Influence and Expectations
December 22, 2006
An impressionable seventh grader sits in a Park Avenue School classroom in Milan, Tenn. She diagrams sentences as she has been skillfully taught by Mr. Ralph Holt, who also coaches. Mr. Holt instills in the young pupil an appreciation for the intricacies of her native language.
Fast forward to 2002. Chris Crider is making a successful run for the Tennessee House of Representatives. In a speech outlining his pro-education platform, the Republican from Milan recalls the influence of that pupil of Mr. Holt’s, herself now a 10th-grade English teacher at Milan High School.
“Something I guess I’ll never forget is, when in high school there was no money for our academic decathlon team, and our teacher, Mrs. Kay Flippo, used her own money for books, gas, educational videos, etc. She would be at the school on Saturdays to work with us or take us to competitions,” Crider was quoted as saying in the Humboldt Chronicle.
“I really think it was my seventh grade English teacher Ralph Holt, who also was a coach at Park Avenue School, who influenced me to become a teacher,” said Flippo. I think he loved English and he encouraged us to learn the language the best that we could. We diagramed sentences just about every day.”
Holt, Flippo said, had high expectations of his students.
“I think I do have high expectations of my students as well,” said Flippo, who makes a habit of engaging her students in conversations in class in an effort to help them become problem solvers."
At times, she will ask students their opinion of a piece of literature and then will challenge their feedback. Other times, she’ll throw out an opinion and see how the students respond.
“I think the rewarding part of teaching, first of all, is when the students will disagree with me,” she said. “That shows me they are thinking and that’s really my job. I absolutely love that.”
Flippo wants her students to do more than have a glancing familiarity with what they are reading.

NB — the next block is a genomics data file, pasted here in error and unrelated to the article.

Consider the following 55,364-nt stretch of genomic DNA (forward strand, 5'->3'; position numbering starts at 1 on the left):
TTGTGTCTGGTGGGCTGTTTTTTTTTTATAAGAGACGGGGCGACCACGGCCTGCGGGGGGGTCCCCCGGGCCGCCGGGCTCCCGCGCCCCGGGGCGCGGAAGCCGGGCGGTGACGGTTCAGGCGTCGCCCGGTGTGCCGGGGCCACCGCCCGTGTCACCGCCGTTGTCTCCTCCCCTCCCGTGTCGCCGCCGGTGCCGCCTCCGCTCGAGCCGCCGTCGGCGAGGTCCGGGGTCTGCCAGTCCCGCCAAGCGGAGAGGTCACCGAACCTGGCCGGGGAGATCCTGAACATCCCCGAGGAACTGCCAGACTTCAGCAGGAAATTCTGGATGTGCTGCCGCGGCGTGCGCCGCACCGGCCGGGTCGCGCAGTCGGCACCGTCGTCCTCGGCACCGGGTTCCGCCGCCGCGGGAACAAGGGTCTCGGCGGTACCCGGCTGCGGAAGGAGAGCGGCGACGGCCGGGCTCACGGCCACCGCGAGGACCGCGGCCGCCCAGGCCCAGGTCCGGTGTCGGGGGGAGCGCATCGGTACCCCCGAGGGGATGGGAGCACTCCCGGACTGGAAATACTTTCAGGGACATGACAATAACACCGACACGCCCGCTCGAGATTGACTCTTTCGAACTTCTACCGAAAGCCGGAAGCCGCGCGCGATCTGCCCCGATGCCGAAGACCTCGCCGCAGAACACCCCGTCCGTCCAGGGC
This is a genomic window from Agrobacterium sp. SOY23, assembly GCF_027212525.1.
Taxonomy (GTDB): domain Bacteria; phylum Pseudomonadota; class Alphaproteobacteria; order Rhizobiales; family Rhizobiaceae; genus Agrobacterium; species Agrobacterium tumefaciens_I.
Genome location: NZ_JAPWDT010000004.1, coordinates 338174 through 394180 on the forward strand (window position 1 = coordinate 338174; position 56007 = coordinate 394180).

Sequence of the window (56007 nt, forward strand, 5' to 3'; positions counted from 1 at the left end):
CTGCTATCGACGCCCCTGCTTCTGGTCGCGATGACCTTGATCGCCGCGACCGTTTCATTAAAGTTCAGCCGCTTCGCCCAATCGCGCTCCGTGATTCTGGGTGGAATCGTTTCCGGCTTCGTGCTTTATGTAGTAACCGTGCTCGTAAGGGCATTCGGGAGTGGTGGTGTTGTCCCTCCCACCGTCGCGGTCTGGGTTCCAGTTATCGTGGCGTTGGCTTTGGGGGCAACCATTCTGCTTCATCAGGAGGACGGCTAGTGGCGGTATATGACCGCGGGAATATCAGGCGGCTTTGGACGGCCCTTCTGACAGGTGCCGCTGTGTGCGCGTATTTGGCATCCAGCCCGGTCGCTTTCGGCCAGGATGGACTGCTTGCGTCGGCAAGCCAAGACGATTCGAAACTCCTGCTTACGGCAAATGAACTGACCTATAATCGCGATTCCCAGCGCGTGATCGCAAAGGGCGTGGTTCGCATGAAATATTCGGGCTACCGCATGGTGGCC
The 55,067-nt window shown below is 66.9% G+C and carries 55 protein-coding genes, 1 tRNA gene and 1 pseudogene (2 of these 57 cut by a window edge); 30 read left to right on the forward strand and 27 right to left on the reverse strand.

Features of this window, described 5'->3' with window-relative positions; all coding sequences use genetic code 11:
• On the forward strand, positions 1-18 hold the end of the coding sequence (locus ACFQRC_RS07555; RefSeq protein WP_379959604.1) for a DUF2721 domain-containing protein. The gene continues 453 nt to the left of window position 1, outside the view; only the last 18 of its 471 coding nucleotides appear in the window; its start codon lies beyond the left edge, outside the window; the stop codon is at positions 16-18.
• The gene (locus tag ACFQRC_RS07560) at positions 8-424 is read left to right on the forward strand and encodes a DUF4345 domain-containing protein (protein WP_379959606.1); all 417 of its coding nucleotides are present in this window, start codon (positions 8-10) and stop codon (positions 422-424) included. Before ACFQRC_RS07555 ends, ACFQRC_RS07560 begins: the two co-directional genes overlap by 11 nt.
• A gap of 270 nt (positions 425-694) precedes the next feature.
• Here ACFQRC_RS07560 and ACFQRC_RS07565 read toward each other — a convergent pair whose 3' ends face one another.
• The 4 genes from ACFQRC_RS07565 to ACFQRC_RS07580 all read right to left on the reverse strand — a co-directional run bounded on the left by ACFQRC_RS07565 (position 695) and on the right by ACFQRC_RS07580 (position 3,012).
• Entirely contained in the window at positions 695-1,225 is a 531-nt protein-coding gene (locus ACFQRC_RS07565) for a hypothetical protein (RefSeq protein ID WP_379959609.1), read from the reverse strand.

“We write a lot and discuss whatever topics come up in relation to that particular selection,” Flippo said. “Another thing that makes me happy is when they make connections. Many times, I’ll disagree with them to make them defend their opinion. I rarely offer my own opinion, but I’ll state an opinion and hope they will disagree with it. They don’t always disagree, but we have a lot of good discussions.”
Before every selection, Flippo will provide a set of questions for consideration, giving the students something to think about as they read the literature. She also employs the arts.
“I also use a lot of art and music – whatever I think will go along with the selection,” she said. “I’ll show a painting and ask them to write a response to it. We’ll listen to music while writing.”
While the students’ input is expected, it’s not always easy.
“They think things get pretty tough sometimes,” Flippo said. “I try to keep it open and let them feel free to have their opinions. I may question where their opinion came from.”
Flippo found her way from Milan, near Jackson, Tenn., to Bison Hill in the 1960s.
A time of turmoil for most of the world, Flippo spent part of those questioning years singing. She was a member of the Bisonettes from the time she first arrived.
Having heard of OBU from her church’s minister of music, she came to Shawnee with a music scholarship.
“Being in the Bisonettes was great. I enjoyed Mary Kay Higginbotham (Parrish) and Jack Pearson,” said Flippo. “Even after I left OBU, whenever the Bisonette Glee Club was on tour nearby I was always sure to go.”
Flippo was a music education major before switching to English, still influenced by her seventh-grade teacher.
“At OBU there was a standard of excellence that inspired every student to do his or her best,” Flippo said. “There was just that quality. I found that to be true in all of my classes.”
After two years, she returned to Tennessee and eventually graduated from Union University, where she currently teaches as an adjunct instructor in world literature. She received her master’s degree in education from the University of Memphis.
While she spends most of her days broadening the minds of her students, she also clings to the value of a continuous education. Flippo finds that education in travel.
“I do love to travel,” she said. “I’ve been to England three times, Paris twice, Scotland, Italy and Switzerland. I’ve been to performances at the Globe Theatre in London.”
But since 1981, Milan has been her only home.
“It’s fine because Milan is a nice little town and this is a nice school system,” said Flippo. “We have 650 students in Milan. Everybody knows every one.”
And everyone in 10th grade English knows how everyone thinks, as well.